Wednesday, November 6, 2013

Update: Fisheries Law Non-Profit / LL.M. Alum Adam Soliman

Adam Soliman, Director and Founder of the Fisheries Law Centre
Earlier this year, LL.M. alumnus Adam Soliman (‘13) graduated from the LL.M. Program and promptly founded the Fisheries Law Centre (FLC), a non-profit research center based out of Vancouver, Canada.  You can find our earlier blog announcing Adam's formation of FLC here.  We want to update readers on the impressive progress that Adam has made with FLC in the last six months.

Since May, FLC has grown to include a staff attorney, research fellows, and research assistants from all over the world.  Over the summer, Adam published FLC’s first issue of the Fisheries Law Update, a quarterly publication highlighting recent developments in fisheries and seafood regulations.  In a collaboration between current and past LL.M. students, LL.M. candidate Lauren Bernadett (‘14) contributed two articles to the fall issue of the Update.

Lauren also teamed with other FLC contributors to develop and write a legal guide to community supported fisheries in Canada.  The guide will help fishermen and NGOs better understand the benefits and necessary considerations of starting a community supported fishery, a business model that is growing in popularity.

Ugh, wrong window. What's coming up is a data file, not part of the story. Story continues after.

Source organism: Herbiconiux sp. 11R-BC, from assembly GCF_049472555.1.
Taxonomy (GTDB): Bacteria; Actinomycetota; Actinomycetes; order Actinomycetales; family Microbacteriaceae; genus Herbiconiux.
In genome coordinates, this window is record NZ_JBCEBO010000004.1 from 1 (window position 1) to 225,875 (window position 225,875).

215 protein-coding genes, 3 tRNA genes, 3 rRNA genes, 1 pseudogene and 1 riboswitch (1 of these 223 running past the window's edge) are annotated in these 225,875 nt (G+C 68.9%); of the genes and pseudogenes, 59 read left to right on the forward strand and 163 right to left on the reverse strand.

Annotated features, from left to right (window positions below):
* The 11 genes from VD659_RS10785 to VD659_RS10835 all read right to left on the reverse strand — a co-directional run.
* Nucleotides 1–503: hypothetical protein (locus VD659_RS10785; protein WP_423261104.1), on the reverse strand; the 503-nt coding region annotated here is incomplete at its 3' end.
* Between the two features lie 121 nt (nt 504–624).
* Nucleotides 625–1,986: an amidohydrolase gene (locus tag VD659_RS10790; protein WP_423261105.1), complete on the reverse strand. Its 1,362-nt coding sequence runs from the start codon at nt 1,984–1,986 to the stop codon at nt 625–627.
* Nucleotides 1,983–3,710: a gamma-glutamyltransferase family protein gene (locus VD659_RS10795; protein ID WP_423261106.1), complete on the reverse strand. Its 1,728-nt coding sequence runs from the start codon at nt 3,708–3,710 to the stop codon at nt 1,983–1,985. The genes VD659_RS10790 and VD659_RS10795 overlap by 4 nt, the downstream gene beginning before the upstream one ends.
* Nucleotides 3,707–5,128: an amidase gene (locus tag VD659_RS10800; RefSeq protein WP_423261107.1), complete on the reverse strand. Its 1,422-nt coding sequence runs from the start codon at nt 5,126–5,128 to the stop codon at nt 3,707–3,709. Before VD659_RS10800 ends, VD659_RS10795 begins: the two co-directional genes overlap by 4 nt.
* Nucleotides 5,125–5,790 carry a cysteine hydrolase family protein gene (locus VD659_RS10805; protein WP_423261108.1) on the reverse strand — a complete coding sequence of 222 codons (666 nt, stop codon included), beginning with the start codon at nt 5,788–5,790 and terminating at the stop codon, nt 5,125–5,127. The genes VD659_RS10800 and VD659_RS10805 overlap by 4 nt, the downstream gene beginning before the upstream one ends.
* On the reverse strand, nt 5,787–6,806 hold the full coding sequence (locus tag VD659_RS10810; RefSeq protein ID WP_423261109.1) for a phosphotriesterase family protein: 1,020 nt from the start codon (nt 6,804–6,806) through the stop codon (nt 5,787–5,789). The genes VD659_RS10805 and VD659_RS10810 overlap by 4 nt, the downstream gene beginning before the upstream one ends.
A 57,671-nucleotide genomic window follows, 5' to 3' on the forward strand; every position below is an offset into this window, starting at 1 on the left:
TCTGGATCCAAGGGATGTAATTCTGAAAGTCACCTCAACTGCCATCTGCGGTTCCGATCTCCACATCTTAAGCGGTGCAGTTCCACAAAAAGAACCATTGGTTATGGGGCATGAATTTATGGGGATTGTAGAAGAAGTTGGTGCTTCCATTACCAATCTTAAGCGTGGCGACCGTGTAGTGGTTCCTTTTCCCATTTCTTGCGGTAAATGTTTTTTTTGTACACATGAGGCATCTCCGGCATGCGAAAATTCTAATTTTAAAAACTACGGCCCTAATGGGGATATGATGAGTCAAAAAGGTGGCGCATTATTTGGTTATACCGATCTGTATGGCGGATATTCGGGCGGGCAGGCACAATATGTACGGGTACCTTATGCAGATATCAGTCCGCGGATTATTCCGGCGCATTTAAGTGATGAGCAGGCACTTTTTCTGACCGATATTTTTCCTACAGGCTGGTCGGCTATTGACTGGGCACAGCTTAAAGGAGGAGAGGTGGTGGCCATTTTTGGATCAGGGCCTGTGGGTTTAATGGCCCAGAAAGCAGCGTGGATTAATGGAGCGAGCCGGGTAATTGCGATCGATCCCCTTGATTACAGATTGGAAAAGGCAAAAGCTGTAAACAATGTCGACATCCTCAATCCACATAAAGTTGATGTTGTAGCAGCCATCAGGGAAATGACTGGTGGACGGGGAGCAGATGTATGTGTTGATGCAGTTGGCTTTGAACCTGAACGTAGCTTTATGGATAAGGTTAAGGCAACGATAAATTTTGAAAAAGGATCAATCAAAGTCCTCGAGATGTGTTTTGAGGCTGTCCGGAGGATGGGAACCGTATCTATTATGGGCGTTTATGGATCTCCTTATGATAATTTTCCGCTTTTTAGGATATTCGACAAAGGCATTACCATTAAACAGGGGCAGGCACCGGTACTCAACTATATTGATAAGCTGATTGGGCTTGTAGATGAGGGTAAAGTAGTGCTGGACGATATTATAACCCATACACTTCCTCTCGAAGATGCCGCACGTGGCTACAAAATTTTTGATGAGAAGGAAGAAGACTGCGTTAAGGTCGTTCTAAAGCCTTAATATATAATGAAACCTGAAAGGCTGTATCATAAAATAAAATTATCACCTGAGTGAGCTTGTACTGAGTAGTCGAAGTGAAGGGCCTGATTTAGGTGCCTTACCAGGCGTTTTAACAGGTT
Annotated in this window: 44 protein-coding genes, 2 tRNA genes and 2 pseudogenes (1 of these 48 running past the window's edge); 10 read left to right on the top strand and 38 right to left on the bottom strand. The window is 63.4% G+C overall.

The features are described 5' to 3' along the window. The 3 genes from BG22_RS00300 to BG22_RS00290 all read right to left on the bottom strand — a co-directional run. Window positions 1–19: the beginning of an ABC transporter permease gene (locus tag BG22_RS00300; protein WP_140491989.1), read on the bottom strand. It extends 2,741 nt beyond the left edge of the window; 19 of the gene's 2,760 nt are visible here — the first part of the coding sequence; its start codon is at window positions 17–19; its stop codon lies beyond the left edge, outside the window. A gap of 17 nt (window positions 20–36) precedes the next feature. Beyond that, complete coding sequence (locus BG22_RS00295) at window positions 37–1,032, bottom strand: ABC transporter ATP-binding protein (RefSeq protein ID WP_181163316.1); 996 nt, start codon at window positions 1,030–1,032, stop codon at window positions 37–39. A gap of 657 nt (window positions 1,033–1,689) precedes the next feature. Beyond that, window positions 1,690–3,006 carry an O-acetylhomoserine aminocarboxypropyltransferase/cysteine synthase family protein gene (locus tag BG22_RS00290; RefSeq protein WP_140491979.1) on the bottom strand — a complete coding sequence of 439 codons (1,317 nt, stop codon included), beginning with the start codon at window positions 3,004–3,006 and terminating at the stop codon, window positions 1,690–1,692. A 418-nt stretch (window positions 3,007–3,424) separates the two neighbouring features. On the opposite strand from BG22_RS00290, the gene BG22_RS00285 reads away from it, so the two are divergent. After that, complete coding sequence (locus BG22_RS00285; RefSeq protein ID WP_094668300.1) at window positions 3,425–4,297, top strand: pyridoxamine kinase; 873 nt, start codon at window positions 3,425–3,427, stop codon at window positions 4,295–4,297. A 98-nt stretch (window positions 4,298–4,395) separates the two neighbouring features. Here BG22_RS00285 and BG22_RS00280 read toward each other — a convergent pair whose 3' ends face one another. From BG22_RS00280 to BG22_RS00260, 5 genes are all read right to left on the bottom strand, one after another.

FLC is developing a unique, international model for a summer internship program.  The interns will complete a training program on jurisdiction-specific fisheries law hosted by FLC or a partner university.  Adam is currently discussing an educational partnership agreement for the internship program with two international universities.  After completing the fisheries law training, the intern will be placed with a host NGO that partners with FLC to work on fisheries law projects.  FLC hopes to be able to completely fund this program in the future.

Adam with professors at Dalian Maritime University in China
Adam has been extremely busy on behalf of FLC.  He recently lectured at the University of British Columbia on environmental stewardship and at the University of Hong Kong on seafood fraud.  At the World Seafood Congress in Newfoundland, he presented on the U.N.’s Food and Agricultural Organization’s voluntary guidelines to sustainable, small-scale fisheries and the gap in access to justice for these fisheries.  He also presented on seafood fraud at the Food and Drug Law Institute’s annual conference in Beijing and on fisheries stewardship and access to justice at the BFAR-NFRDI Conference in Manila.


Adam will be equally busy in the future.  He will be presenting at a conference in Hyderabad, at a special session of the Coastal Zones Canada Conference, and at a food law session of the International Food Safety Conference in Hong Kong.  Between these presentations, developing the summer intern program, and FLC's other activities, we are sure that Adam will continue to develop FLC into an impressive new organization. 

Congratulations on your accomplishments to date, Adam, and keep up the good work!

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